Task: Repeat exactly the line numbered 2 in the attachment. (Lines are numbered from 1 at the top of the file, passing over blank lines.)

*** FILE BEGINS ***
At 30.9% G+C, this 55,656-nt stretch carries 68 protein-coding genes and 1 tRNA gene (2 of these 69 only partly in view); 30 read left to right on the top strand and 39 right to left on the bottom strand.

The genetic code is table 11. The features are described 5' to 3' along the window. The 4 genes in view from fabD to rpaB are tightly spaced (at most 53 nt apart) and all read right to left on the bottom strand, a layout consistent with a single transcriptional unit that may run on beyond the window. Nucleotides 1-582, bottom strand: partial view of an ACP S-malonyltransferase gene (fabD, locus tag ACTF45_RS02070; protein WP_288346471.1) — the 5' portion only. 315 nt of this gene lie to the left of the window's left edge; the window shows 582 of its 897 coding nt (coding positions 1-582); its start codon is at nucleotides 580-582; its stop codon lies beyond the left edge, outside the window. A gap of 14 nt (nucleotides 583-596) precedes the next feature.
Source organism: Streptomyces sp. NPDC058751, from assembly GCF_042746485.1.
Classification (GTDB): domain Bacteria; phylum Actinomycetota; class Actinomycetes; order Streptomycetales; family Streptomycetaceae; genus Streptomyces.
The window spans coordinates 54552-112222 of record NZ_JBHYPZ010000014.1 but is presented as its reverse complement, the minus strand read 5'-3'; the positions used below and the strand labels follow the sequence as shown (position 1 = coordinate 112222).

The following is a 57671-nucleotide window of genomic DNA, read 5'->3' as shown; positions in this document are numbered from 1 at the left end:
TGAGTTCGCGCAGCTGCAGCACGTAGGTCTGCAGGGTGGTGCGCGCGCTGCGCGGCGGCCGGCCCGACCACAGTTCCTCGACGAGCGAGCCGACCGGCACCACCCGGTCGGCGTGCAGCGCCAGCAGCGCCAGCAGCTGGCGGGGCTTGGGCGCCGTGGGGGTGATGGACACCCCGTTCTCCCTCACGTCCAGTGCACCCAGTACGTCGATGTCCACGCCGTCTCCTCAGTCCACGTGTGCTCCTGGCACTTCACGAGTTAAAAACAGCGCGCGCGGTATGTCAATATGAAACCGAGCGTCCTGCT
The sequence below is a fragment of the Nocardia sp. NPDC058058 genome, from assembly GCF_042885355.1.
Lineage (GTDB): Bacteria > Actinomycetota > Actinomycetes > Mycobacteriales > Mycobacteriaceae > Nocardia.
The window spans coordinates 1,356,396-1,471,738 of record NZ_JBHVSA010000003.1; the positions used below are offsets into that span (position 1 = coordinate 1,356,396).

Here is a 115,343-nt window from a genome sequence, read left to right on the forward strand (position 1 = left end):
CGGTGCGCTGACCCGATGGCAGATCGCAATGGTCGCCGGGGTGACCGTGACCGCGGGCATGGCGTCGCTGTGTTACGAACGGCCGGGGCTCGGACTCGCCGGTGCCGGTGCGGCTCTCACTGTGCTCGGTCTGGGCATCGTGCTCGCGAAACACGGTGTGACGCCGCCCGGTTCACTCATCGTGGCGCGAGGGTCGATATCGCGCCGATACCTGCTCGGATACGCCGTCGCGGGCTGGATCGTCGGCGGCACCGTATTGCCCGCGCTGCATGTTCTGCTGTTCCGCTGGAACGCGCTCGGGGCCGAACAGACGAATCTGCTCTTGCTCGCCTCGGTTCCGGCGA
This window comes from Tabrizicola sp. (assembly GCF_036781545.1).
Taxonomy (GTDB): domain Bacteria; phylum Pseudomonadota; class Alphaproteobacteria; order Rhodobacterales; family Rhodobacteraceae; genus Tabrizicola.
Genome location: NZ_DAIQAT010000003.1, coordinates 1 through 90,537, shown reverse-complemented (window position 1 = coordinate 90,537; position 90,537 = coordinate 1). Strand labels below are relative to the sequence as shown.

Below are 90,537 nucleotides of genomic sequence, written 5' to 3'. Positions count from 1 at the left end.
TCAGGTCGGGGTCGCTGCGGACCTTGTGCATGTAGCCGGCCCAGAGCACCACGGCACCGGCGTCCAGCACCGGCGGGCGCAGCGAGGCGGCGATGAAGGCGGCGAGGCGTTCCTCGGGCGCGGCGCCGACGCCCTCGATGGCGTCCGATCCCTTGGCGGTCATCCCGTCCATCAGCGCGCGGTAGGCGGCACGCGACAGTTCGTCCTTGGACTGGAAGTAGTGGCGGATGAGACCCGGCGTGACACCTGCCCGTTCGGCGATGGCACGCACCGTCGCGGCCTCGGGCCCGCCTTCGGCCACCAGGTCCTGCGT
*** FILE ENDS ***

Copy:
The genetic code is table 11. The features are described 5' to 3' along the window. The 4 genes in view from fabD to rpaB are tightly spaced (at most 53 nt apart) and all read right to left on the bottom strand, a layout consistent with a single transcriptional unit that may run on beyond the window. Nucleotides 1-582, bottom strand: partial view of an ACP S-malonyltransferase gene (fabD, locus tag ACTF45_RS02070; protein WP_288346471.1) — the 5' portion only. 315 nt of this gene lie to the left of the window's left edge; the window shows 582 of its 897 coding nt (coding positions 1-582); its start codon is at nucleotides 580-582; its stop codon lies beyond the left edge, outside the window. A gap of 14 nt (nucleotides 583-596) precedes the next feature.